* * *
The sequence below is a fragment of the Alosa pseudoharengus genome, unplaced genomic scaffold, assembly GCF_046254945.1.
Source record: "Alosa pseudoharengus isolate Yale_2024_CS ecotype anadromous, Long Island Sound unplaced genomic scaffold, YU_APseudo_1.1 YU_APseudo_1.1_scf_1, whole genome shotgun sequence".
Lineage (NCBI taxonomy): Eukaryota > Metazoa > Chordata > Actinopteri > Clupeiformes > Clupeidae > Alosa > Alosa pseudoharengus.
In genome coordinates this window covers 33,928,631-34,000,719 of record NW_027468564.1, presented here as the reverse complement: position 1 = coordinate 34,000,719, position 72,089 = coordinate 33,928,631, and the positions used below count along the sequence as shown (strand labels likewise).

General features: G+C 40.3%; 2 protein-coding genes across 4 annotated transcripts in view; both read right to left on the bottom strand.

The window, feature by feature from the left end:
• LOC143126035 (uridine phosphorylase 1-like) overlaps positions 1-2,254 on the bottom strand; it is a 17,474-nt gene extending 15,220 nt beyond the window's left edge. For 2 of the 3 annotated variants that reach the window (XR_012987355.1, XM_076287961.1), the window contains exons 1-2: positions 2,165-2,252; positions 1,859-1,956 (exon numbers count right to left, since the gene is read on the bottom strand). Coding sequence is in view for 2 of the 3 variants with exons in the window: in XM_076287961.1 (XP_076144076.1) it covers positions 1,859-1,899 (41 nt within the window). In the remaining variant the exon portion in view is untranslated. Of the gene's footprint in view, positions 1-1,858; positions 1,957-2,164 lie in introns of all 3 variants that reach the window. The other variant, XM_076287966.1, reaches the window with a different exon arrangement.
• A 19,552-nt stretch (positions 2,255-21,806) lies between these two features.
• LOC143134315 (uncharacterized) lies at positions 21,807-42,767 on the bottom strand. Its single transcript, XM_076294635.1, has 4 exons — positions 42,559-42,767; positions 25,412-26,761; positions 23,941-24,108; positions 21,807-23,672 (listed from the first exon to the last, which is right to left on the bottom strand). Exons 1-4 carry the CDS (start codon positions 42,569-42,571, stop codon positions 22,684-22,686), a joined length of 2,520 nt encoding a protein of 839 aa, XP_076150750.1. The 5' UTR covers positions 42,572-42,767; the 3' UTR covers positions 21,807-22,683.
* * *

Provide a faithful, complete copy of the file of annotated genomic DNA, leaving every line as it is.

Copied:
The sequence below is a fragment of the Alosa pseudoharengus genome, unplaced genomic scaffold, assembly GCF_046254945.1.
Source record: "Alosa pseudoharengus isolate Yale_2024_CS ecotype anadromous, Long Island Sound unplaced genomic scaffold, YU_APseudo_1.1 YU_APseudo_1.1_scf_1, whole genome shotgun sequence".
Lineage (NCBI taxonomy): Eukaryota > Metazoa > Chordata > Actinopteri > Clupeiformes > Clupeidae > Alosa > Alosa pseudoharengus.
In genome coordinates this window covers 33,928,631-34,000,719 of record NW_027468564.1, presented here as the reverse complement: position 1 = coordinate 34,000,719, position 72,089 = coordinate 33,928,631, and the positions used below count along the sequence as shown (strand labels likewise).

General features: G+C 40.3%; 2 protein-coding genes across 4 annotated transcripts in view; both read right to left on the bottom strand.

The window, feature by feature from the left end:
• LOC143126035 (uridine phosphorylase 1-like) overlaps positions 1-2,254 on the bottom strand; it is a 17,474-nt gene extending 15,220 nt beyond the window's left edge. For 2 of the 3 annotated variants that reach the window (XR_012987355.1, XM_076287961.1), the window contains exons 1-2: positions 2,165-2,252; positions 1,859-1,956 (exon numbers count right to left, since the gene is read on the bottom strand). Coding sequence is in view for 2 of the 3 variants with exons in the window: in XM_076287961.1 (XP_076144076.1) it covers positions 1,859-1,899 (41 nt within the window). In the remaining variant the exon portion in view is untranslated. Of the gene's footprint in view, positions 1-1,858; positions 1,957-2,164 lie in introns of all 3 variants that reach the window. The other variant, XM_076287966.1, reaches the window with a different exon arrangement.
• A 19,552-nt stretch (positions 2,255-21,806) lies between these two features.
• LOC143134315 (uncharacterized) lies at positions 21,807-42,767 on the bottom strand. Its single transcript, XM_076294635.1, has 4 exons — positions 42,559-42,767; positions 25,412-26,761; positions 23,941-24,108; positions 21,807-23,672 (listed from the first exon to the last, which is right to left on the bottom strand). Exons 1-4 carry the CDS (start codon positions 42,569-42,571, stop codon positions 22,684-22,686), a joined length of 2,520 nt encoding a protein of 839 aa, XP_076150750.1. The 5' UTR covers positions 42,572-42,767; the 3' UTR covers positions 21,807-22,683.